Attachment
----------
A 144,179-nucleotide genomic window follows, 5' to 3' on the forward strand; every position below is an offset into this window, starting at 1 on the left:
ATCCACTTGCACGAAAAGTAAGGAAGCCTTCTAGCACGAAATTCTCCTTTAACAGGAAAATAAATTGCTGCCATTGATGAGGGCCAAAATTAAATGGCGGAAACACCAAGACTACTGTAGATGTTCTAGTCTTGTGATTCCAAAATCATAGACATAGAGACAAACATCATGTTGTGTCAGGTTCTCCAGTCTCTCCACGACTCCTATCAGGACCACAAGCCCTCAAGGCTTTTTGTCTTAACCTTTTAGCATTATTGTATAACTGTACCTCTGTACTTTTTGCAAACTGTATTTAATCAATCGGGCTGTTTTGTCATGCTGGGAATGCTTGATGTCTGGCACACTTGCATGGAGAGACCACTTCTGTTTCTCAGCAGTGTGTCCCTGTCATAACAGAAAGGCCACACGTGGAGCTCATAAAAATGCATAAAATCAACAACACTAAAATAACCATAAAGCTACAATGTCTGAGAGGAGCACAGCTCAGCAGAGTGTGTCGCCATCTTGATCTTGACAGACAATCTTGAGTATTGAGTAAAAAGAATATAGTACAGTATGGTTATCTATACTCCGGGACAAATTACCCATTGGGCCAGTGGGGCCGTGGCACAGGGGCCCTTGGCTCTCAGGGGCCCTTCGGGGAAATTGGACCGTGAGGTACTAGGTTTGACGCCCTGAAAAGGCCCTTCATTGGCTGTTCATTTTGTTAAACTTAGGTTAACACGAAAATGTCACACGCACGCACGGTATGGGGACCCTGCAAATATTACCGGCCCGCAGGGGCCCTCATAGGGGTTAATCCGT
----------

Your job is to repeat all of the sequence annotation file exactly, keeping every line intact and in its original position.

A 144,179-nucleotide genomic window follows, 5' to 3' on the forward strand; every position below is an offset into this window, starting at 1 on the left:
ATCCACTTGCACGAAAAGTAAGGAAGCCTTCTAGCACGAAATTCTCCTTTAACAGGAAAATAAATTGCTGCCATTGATGAGGGCCAAAATTAAATGGCGGAAACACCAAGACTACTGTAGATGTTCTAGTCTTGTGATTCCAAAATCATAGACATAGAGACAAACATCATGTTGTGTCAGGTTCTCCAGTCTCTCCACGACTCCTATCAGGACCACAAGCCCTCAAGGCTTTTTGTCTTAACCTTTTAGCATTATTGTATAACTGTACCTCTGTACTTTTTGCAAACTGTATTTAATCAATCGGGCTGTTTTGTCATGCTGGGAATGCTTGATGTCTGGCACACTTGCATGGAGAGACCACTTCTGTTTCTCAGCAGTGTGTCCCTGTCATAACAGAAAGGCCACACGTGGAGCTCATAAAAATGCATAAAATCAACAACACTAAAATAACCATAAAGCTACAATGTCTGAGAGGAGCACAGCTCAGCAGAGTGTGTCGCCATCTTGATCTTGACAGACAATCTTGAGTATTGAGTAAAAAGAATATAGTACAGTATGGTTATCTATACTCCGGGACAAATTACCCATTGGGCCAGTGGGGCCGTGGCACAGGGGCCCTTGGCTCTCAGGGGCCCTTCGGGGAAATTGGACCGTGAGGTACTAGGTTTGACGCCCTGAAAAGGCCCTTCATTGGCTGTTCATTTTGTTAAACTTAGGTTAACACGAAAATGTCACACGCACGCACGGTATGGGGACCCTGCAAATATTACCGGCCCGCAGGGGCCCTCATAGGGGTTAATCCGT